Anthony Shew (2021 Age: 27)
AA: 14 GS, 82.1 IP, 24.9 K%, 7.1 BB%, 3.83 ERA, 3.95 FIP, 3.52 xFIP
AAA: 11 GS, 60 IP, 19.6 K%, 10.7 BB%, 5.70 ERA, 6.86 FIP, 6.39 xFIP
Projection: 18.5 K%, 8.5 BB%, 4.76 ERA, 4.96 FIP
I really wasn’t kidding when I said every pitcher’s stats are about as bad as Kruczynski in AAA. Can someone think of a nickname for him by the way? I don’t want to type his last name every time. Apologies to Evan here, but every time I see your name, I think of the Unabomber, so some clever play on that would be the best for me personally. Again, sorry for that Evan. I know you guys don’t even have the same spelling or even the same pronunciation, but I see K and then zynski and that’s enough for me to make the connection.
Back to Shew, he was on his second round at both AA and AAA in 2019. In his first round he was very bad at both levels (and didn’t have the juiced ball excuse in 2018). He was an elite pitcher at Palm Beach prior to being bad at both levels and was promoted fairly quickly, so he may have been rushed. But there’s really no way to know how good he is because he has good stats at AA, and AAA stats got broke in 2019.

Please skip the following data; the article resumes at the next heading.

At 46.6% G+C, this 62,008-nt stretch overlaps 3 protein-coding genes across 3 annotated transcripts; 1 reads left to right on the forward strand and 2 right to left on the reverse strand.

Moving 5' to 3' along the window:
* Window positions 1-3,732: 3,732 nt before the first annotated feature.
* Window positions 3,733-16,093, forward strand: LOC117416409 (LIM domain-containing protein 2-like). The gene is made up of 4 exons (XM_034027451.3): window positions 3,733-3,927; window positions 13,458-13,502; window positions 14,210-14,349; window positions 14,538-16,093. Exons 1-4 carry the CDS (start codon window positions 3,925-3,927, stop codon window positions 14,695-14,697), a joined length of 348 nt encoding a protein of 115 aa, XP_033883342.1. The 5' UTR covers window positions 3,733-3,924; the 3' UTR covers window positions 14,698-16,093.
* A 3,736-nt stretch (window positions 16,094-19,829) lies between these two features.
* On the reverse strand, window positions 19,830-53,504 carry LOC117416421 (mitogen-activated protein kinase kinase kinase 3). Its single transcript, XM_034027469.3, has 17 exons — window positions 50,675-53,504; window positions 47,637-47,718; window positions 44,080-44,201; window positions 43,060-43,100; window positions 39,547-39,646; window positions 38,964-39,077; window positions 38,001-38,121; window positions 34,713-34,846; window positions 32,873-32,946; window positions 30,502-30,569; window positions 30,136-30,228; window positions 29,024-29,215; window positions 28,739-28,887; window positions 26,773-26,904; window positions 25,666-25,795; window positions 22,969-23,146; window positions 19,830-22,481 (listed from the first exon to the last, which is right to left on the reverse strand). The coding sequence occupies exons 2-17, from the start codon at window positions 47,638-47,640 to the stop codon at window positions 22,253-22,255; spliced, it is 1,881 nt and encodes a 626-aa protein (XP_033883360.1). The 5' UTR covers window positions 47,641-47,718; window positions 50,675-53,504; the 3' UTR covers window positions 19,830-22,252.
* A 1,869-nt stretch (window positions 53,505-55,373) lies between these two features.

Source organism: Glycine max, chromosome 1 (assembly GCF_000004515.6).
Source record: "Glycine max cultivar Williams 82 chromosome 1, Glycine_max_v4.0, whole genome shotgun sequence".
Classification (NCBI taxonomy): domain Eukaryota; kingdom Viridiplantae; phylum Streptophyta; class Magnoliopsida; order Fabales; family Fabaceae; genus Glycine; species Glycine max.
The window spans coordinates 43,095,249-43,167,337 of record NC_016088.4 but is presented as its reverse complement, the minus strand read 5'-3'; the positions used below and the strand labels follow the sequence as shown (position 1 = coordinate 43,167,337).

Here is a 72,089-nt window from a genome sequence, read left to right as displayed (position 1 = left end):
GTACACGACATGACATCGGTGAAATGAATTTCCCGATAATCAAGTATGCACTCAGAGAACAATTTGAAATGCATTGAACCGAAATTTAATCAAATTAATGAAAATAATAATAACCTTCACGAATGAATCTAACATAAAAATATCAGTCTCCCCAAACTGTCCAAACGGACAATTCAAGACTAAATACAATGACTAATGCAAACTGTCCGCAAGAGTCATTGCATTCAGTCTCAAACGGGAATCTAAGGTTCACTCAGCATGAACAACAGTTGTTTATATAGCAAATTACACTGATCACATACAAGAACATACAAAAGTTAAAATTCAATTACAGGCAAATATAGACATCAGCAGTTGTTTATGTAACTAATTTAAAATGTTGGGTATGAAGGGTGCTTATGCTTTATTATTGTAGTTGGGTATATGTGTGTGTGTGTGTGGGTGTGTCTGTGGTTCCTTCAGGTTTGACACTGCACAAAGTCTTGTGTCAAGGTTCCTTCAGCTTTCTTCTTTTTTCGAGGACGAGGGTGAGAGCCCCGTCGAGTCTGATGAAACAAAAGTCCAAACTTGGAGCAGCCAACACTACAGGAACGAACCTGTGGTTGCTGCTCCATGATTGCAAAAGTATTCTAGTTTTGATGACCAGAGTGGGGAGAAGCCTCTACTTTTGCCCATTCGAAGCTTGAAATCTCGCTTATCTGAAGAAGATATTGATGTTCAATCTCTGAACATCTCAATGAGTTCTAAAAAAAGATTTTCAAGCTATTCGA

Tommy Parsons (2021 Age: 25)
A: 5 GS, 35 IP, 21.3 K%, 4.1 BB%, 0.26 ERA, 2.76 FIP, 3.39 xFIP
A+: 7 GS, 42.1 IP, 22.3 K%, 4 BB%, 2.13 ERA, 2.27 FIP, 2.91 xFIP
AA: 14 GS, 83.1 IP, 22.4 K%, 3.8 BB%, 5.29 ERA, 6.13 FIP, 4.08 xFIP
AAA: 1 GS, 5 IP, 24 K%, 8 BB%, 9.00 ERA, 8.40 FIP, 5.69 xFIP
Projections: 17.3 K%, 6.6 BB%, 4.97 ERA, 5.11 FIP
Parsons wasn’t even drafted. He was signed as a non-drafted free agent following the 2018 MLB Draft and proceeded to put up umremarkable numbers at Johnson City. And then, well just look at the stats above. He was damn near unhittable in five starts at Peoria, and then was arguably even better at Palm Beach. His groundball percentage plummted in Springfield, hence the worse advanced stats despite literally the exact same K/BB numbers. He both barely ever got a groundball AND had a 21.8 HR/FB% which is a extremely deadly combination.